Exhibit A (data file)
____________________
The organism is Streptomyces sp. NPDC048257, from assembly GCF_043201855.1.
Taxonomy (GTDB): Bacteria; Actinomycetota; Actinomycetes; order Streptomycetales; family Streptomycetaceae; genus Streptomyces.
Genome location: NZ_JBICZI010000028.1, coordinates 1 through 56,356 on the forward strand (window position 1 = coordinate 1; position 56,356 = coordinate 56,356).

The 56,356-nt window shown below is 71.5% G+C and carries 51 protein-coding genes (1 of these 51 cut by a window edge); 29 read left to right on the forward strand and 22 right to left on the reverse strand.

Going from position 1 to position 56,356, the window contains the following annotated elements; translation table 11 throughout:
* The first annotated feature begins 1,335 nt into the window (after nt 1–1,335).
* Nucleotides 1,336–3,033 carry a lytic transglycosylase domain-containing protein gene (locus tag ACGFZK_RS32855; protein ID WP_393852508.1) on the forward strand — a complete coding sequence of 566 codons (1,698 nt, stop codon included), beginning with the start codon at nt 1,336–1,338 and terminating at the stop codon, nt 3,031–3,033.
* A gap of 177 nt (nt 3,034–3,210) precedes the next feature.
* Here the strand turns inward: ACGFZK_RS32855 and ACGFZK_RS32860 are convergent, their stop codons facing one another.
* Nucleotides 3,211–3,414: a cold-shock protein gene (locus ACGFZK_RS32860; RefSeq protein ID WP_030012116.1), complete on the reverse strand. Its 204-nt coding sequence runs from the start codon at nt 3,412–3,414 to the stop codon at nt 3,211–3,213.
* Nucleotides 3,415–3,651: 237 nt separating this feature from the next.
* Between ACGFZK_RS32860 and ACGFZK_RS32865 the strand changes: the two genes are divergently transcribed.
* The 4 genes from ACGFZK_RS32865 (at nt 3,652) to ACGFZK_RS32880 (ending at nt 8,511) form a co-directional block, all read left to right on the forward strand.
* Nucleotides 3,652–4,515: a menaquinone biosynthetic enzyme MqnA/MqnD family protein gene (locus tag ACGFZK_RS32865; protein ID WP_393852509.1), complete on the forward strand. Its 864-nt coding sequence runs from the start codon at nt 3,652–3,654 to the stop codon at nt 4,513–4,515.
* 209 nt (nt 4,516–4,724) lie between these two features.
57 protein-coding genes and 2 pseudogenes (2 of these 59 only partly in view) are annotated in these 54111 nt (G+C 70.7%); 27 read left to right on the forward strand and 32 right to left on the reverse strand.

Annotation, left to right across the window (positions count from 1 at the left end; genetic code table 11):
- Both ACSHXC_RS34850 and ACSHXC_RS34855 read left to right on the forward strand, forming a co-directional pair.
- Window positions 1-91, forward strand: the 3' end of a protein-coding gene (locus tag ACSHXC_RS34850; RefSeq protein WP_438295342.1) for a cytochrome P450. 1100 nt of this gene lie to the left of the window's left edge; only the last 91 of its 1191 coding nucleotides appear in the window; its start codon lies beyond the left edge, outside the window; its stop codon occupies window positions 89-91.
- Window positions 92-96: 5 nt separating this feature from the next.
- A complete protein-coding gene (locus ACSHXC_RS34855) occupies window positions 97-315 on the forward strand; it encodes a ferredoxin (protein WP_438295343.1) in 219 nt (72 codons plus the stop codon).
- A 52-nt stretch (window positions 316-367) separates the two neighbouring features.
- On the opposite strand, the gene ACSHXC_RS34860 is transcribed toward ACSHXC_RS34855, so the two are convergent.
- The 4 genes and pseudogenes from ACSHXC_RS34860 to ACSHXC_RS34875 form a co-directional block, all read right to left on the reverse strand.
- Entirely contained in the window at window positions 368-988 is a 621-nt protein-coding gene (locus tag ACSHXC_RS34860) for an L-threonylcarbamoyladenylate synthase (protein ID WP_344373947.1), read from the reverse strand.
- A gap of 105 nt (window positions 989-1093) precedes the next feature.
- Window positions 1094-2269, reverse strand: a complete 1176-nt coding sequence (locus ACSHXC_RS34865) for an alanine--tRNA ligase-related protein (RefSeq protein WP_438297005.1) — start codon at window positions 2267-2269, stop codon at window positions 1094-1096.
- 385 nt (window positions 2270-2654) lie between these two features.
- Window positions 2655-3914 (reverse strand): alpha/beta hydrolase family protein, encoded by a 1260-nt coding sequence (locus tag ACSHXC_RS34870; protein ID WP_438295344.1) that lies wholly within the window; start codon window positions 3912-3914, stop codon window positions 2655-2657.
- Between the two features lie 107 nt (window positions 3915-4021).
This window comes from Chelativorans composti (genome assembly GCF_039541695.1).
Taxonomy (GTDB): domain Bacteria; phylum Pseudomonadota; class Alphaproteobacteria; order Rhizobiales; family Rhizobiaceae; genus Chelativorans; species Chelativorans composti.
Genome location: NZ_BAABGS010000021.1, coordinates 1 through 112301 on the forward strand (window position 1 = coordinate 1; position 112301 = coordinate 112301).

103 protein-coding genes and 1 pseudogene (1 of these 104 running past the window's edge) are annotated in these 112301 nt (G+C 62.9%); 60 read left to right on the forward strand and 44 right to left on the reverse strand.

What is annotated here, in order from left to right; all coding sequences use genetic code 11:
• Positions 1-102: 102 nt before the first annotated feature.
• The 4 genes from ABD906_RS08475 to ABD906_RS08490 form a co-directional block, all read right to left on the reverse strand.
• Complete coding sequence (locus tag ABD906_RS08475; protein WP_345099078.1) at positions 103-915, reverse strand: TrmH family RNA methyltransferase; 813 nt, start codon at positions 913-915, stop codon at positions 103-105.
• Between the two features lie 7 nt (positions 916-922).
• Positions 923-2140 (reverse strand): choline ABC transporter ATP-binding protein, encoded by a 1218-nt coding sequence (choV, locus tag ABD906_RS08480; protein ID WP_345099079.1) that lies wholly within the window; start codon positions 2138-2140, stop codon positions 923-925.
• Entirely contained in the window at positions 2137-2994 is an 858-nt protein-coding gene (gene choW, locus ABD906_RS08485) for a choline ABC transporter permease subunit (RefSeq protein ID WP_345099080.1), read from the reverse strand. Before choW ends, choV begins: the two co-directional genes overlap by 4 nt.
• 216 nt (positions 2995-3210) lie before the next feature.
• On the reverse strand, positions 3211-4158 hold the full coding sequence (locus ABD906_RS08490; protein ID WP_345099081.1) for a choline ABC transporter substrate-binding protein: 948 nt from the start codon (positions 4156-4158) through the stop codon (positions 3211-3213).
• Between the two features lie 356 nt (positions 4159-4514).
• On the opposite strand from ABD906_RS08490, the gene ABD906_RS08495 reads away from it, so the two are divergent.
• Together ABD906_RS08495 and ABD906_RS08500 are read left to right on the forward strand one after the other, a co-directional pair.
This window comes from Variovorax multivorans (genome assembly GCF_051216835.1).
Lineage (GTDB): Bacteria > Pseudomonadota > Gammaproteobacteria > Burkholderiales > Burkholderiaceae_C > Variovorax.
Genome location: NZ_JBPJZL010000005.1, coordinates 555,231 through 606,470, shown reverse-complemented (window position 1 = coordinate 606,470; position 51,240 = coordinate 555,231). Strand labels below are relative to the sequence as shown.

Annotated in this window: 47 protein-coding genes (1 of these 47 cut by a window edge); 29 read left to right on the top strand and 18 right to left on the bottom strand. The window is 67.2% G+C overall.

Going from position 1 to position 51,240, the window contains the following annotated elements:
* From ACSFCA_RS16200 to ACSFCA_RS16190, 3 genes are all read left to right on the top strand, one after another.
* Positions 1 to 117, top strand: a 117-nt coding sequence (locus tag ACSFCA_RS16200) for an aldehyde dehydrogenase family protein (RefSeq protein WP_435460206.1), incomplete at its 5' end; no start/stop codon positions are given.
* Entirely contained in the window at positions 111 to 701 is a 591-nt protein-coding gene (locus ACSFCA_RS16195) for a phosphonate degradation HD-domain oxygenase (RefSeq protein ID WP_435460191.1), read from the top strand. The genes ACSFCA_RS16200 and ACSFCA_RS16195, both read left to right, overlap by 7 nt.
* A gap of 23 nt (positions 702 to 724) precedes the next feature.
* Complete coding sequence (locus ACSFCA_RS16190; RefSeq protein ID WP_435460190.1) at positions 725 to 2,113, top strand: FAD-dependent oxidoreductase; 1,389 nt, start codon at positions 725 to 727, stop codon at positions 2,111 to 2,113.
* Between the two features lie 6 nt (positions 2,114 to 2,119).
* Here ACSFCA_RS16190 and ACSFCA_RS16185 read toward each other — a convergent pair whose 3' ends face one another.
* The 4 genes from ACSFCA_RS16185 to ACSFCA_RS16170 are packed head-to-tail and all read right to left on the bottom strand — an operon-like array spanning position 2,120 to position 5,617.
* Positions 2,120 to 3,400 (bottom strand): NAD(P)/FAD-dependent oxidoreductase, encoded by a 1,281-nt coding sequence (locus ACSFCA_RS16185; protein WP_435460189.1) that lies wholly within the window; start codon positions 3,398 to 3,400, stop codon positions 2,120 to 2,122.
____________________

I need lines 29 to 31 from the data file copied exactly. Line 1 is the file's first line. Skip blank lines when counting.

- Window positions 2655-3914 (reverse strand): alpha/beta hydrolase family protein, encoded by a 1260-nt coding sequence (locus tag ACSHXC_RS34870; protein ID WP_438295344.1) that lies wholly within the window; start codon window positions 3912-3914, stop codon window positions 2655-2657.
- Between the two features lie 107 nt (window positions 3915-4021).
This window comes from Chelativorans composti (genome assembly GCF_039541695.1).